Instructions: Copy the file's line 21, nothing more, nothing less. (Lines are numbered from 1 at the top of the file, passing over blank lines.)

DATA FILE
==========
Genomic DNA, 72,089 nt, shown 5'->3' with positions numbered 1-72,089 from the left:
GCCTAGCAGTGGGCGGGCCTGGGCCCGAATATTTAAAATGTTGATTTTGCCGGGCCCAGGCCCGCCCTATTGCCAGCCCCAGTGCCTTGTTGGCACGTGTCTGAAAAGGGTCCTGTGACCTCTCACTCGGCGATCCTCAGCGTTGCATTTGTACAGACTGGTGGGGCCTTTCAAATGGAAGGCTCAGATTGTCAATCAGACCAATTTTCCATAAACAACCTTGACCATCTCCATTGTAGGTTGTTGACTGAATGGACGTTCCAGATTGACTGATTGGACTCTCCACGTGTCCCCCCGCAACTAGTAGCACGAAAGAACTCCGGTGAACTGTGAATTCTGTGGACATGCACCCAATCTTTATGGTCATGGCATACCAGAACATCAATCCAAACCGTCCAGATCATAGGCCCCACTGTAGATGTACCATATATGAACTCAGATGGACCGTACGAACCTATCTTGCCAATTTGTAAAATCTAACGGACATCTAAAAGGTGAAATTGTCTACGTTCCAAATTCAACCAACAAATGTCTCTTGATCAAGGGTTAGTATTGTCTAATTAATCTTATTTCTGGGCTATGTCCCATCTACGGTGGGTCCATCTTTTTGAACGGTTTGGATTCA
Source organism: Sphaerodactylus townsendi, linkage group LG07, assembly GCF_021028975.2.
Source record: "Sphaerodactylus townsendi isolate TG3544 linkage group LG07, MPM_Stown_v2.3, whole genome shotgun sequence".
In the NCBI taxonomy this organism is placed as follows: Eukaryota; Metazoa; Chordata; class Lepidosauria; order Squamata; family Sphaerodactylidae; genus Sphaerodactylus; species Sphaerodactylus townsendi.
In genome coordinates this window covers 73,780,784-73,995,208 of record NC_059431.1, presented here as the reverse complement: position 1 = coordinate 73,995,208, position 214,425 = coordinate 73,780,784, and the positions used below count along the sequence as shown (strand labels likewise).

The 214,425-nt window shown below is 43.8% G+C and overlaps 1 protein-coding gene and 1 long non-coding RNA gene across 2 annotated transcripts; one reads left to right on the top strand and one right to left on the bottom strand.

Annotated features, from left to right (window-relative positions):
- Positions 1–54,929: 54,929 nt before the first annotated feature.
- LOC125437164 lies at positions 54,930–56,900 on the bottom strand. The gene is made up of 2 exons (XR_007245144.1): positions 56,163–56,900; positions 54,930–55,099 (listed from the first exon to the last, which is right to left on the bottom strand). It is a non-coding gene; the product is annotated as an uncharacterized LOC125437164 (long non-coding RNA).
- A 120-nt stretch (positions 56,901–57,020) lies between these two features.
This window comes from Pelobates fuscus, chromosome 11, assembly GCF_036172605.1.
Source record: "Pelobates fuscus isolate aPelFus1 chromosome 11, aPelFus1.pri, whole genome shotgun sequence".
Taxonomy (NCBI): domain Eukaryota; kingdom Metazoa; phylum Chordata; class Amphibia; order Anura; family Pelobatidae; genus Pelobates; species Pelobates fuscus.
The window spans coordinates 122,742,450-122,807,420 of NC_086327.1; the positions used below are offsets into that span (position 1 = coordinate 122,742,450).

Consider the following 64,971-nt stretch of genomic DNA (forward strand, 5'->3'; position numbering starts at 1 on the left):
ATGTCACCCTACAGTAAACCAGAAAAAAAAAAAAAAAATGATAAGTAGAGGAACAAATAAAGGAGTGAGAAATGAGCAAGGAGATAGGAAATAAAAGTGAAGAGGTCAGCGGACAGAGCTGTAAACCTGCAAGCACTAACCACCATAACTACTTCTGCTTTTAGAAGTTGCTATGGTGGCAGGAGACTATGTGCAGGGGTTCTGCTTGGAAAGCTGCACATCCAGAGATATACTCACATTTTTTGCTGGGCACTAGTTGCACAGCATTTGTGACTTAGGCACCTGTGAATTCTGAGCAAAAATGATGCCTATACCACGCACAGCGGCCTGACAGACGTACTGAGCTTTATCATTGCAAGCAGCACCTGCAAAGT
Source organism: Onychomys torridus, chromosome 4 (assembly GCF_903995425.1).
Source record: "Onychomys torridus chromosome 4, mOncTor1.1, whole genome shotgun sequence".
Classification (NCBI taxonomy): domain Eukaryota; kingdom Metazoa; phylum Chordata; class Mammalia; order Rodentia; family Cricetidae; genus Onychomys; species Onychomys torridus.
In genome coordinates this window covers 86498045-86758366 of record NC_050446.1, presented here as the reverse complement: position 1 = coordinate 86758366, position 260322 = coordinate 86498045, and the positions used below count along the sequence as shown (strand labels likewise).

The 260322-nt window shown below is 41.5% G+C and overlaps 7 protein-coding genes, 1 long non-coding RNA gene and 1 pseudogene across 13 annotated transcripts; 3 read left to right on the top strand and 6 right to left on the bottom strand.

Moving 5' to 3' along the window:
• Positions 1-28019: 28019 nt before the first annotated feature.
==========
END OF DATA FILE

In genome coordinates this window covers 86498045-86758366 of record NC_050446.1, presented here as the reverse complement: position 1 = coordinate 86758366, position 260322 = coordinate 86498045, and the positions used below count along the sequence as shown (strand labels likewise).